The concept that strict social distancing will decrease our individual risk of contracting COVID-19 serves as a powerful incentive to adhere to guidelines and recommendations (fortunately). The actual reduction in risk of eventually contracting the virus through social distancing is likely much more modest than we hope. This virus is highly contagious, and we are all still at high risk of eventually getting it. Paradoxically, social distancing will make the pandemic last longer than the usual social free for all.
The real goal of social distancing is to stagger the infections over a longer time period with the goal of decreasing the case fatality rate (CFR) rather than the total number of cases. In other words, by practicing social distancing, the goal is to decrease the risk of death from infection rather than the total number of cases (although it may do both to some extent).
I discussed case fatality rate in my previous blog. Essentially, it is the rate of death among patients confirmed to have the infection. Many factors impact case fatality rate (virulence of the pathogen, ascertainment bias/testing enough people to include mild cases, effective drugs to reduce the severity of the illness, access to resources needed to manage the most severe cases, etc). Since we cannot reduce the virulence of the virus and we currently have no effective drugs to decrease the severity, the only variable we can control is access to resources. In the case of COVID-19, that means ICU beds, ventilators, and ECMO (cardiopulmonary bypass).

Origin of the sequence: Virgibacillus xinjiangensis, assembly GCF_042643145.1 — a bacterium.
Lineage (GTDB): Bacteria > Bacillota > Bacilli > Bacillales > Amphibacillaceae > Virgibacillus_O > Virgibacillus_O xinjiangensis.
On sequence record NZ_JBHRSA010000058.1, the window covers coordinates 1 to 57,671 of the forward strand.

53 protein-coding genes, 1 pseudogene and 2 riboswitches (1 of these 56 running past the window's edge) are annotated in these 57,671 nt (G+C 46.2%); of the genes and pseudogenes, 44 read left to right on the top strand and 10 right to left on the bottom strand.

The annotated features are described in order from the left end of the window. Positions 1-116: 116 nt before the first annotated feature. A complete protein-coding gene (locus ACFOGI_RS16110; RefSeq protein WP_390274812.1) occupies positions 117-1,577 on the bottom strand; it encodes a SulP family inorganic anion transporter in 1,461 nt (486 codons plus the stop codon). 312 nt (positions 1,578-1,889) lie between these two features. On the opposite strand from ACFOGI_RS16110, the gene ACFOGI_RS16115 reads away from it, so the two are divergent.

Northern Italy’s failure to enact strict social distancing measures caused a surge in infections early in their epidemic. The results have been catastrophic. Doctors are in the terrible position of rationing ICU beds and ventilators to the youngest, healthiest patients that have the most life years ahead of them and will most likely recover more quickly to make the ICU bed/vent available to someone else. This surge has led to a CFR of 7%, twice the CFR in the Hubei Province of China where draconian isolation measures were enforced by the state. In contrast, S. Korea has a CFR <1%. While you have to be careful comparing CFR in different populations because of difference in ascertainment bias (the wide availability of tests in S. Korea likely reduced its CFR by including milder cases in the analysis), the large gap in CFR between N. Italy and S. Korea is still likely related to the difference in effective social distancing implemented early in the pandemic. Spreading out the infections over a longer period of time prevents the ICU beds/vents/ecmo from becoming saturated. So if you or your loved one needs a ventilator to support oxygenation/gas exchange while your body fights the infection, it will be available. Sadly, despite appropriate social distancing measures now in place in N. Italy, the CFR remains high. The horse is out of the barn. Social distancing works best when applied early and strictly. Everyday, our government reissues more strict isolation measures. Start aggressive social distancing now and stay ahead of the curve and the reactive rather than proactive guidelines issued by our government.